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SOCI 310

Finding Resources

In order to find sources for your research paper, the best place to start is in a database.

Databases are collections of journals with searchable content to find articles on your topic. Most databases cover different topics and have different content. However, there can be some overlap. This guide suggests databases that are useful for sociology and sociology related topics.

To find an article:

1. Open the database

2. Use keywords to search for articles on your topic.

  • Keywords are basic terms that describe your topic
  • Articles found in the database that contains your keywords
  • The more accurate your keywords are, the better the results
  • If the articles are off topic, try finding new keywords and alternative keywords
  • If your results are too narrow, try finding more broad keywords
  • If your results are too broad, try to narrow your keywords

3. If you need a peer reviewed article, click the "peer reviewed" button. Often you will find this on the top or to the side of the results under Limiters. 

4. Look through the results, evaluate your articles for:

  • Content: are the articles on topic? Note: not all the results have to be perfect articles for you, just start taking a look to see overall if you are going in the right direction.
    • Yes: good, keep looking through them
    • No: How are they off? Too specific? Not specific enough? Not on what you thought they would be on? See Step 2 ABOVE.
    • Sort of? Keep looking through your results and give some a more in-depth look to see what the articles are examining.
  • Relevance: are the articles relevant to your project? The content and topic might be good, but the articles are not relevant to what you are looking for. Usually, this means that you need to change a keyword to make the search more specific. Try adding another keyword.
  • Alternative keywords: Read through the abstracts and subject terms the AUTHORS USE TO DESCRIBE THEIR WORK to find more and different keywords to adjust your search.

6. Start reading your articles!


Common Topics within Social Science

This list, originally compiled by San Jose State University librarian Kathryn Blackmer-Reyes, includes common topics within social science. These make useful keywords when searching our databases. One way to help create your topic or research inquiry is to choose an approach from the first column and link it to one or two topics in the remaining columns.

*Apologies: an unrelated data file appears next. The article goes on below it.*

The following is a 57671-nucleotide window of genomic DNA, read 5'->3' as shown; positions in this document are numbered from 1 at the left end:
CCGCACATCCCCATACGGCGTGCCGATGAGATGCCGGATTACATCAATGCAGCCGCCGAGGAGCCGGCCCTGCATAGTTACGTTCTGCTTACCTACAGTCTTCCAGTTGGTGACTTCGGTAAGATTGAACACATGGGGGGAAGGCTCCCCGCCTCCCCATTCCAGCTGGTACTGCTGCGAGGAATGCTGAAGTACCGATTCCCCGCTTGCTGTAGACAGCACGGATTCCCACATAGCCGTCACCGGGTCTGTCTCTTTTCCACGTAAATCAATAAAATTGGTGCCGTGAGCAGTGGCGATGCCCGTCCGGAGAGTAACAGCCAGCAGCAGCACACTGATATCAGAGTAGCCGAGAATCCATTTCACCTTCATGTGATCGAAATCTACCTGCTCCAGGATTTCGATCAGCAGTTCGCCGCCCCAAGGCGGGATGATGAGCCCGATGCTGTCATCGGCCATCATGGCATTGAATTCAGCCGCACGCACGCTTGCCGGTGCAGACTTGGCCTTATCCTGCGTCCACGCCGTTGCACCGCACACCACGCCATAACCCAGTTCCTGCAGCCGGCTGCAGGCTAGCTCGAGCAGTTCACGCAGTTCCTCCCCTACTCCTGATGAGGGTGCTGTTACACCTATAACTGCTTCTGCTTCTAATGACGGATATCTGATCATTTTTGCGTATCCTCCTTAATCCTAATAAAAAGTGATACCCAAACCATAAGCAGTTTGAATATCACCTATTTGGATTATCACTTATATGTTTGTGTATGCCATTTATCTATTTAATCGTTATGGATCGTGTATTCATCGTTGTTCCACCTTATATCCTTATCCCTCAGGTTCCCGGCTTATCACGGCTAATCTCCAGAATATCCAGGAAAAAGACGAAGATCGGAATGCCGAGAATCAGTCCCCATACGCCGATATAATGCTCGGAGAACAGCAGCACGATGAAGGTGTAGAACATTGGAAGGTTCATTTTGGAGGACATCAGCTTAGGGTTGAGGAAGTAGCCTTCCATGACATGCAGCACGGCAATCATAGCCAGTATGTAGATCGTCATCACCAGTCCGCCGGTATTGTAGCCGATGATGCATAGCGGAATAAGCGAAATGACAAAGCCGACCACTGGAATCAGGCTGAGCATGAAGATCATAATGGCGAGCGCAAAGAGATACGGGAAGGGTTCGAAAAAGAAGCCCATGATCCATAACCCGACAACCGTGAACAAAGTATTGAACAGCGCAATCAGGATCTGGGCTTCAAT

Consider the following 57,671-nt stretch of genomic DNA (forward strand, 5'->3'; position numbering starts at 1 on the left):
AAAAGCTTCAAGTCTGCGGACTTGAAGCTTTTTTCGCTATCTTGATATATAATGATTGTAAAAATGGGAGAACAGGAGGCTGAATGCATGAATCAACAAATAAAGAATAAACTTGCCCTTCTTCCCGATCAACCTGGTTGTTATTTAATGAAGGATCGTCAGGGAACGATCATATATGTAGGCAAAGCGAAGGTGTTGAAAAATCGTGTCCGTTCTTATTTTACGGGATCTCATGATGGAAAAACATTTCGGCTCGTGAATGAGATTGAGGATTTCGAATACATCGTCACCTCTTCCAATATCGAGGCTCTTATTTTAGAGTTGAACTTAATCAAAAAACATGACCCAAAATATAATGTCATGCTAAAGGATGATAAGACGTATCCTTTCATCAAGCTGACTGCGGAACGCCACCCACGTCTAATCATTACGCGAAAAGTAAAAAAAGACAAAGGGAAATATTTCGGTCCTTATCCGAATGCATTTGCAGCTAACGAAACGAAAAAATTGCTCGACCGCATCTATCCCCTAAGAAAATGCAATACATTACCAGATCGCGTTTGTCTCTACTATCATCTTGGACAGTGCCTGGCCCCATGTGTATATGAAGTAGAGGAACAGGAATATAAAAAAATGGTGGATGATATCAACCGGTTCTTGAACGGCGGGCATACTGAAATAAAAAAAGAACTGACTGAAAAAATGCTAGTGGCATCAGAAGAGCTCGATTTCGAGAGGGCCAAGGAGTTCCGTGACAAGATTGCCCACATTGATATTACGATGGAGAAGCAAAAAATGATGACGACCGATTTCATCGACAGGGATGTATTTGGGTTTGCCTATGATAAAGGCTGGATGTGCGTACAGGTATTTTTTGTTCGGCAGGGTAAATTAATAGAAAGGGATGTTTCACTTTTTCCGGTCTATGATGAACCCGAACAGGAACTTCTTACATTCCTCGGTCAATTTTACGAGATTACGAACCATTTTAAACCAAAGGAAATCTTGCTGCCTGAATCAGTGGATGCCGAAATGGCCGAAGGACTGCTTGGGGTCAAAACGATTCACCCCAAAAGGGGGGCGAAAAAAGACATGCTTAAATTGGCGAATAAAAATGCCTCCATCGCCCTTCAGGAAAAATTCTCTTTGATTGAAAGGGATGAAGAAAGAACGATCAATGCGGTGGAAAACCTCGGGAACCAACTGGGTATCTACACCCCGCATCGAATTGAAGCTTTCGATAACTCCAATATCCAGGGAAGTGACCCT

Approaches Topics    
An analysis of... Abortion Gang violence Racial profiling
A comparison between... Affirmative action Gay rights Racism
The consequences of... Age discrimination Genetically modified food Rape
The effectiveness of.... Addiction and substance abuse Gentrification Retail profiling
The efficacy of.... Animal rights Global warming Recycling and conservation
The impact of.... Birth control Gun control Right to work
Findings from.... Bulimia nervosa/Anorexia nervosa Gun rights Same-sex marriage
The relationship between... Bullying Hate crimes Sex trade
A review of.... Campus crime Hazing Sexism
Capital punishment/Death penalty Health care Sexual harassment
Child abuse Home foreclosures Shopping while black
Child labor Human trafficking Single parenting
Classism Hunger Social media and privacy
Climate change Immigration/immigrants Spousal abuse/Intimate partner abuse
Cloning Illiteracy Steroid use in sports
Corporal punishment Legalization of marijuana Suicide
Cyber bullying Mass murder Sweat shops
Date rape Mental health Teen pregnancy
Debt Minimum wage Terrorism
Disaster relief Obesity Unemployment
Domestic violence Opiods Union busting
Driving while black Outsourcing jobs Vigilantism
Eating disorders Police brutality Violence in schools
Education/Charter schools Pollution Voter disenfranchisement
Environmental pollution Population growth Voting rights restrictions
Environmental racism Pornography War
Equal pay Poverty Workplace violence
Euthanasia/Mercy killing/Assisted suicide Prayer in school
Excessive force by law enforcement Prisons/Sentencing
Felony disenfranchisement Prostitution

Interlibrary Services

We don't own it?

Interlibrary Services (ILS) is available to request books, articles, and other items.  Often the Rapido link is provided directly in the database and is the easiest way to submit a request.  Follow the "Get it from another library" link or visit the InterLibrary Loan Services Page and click "Submit InterLibrary Loan Request" button. Use the form to complete your request.

To learn more about the Rapido and ILS services, view the ILS library news announcement 

Meriam Library | CSU, Chico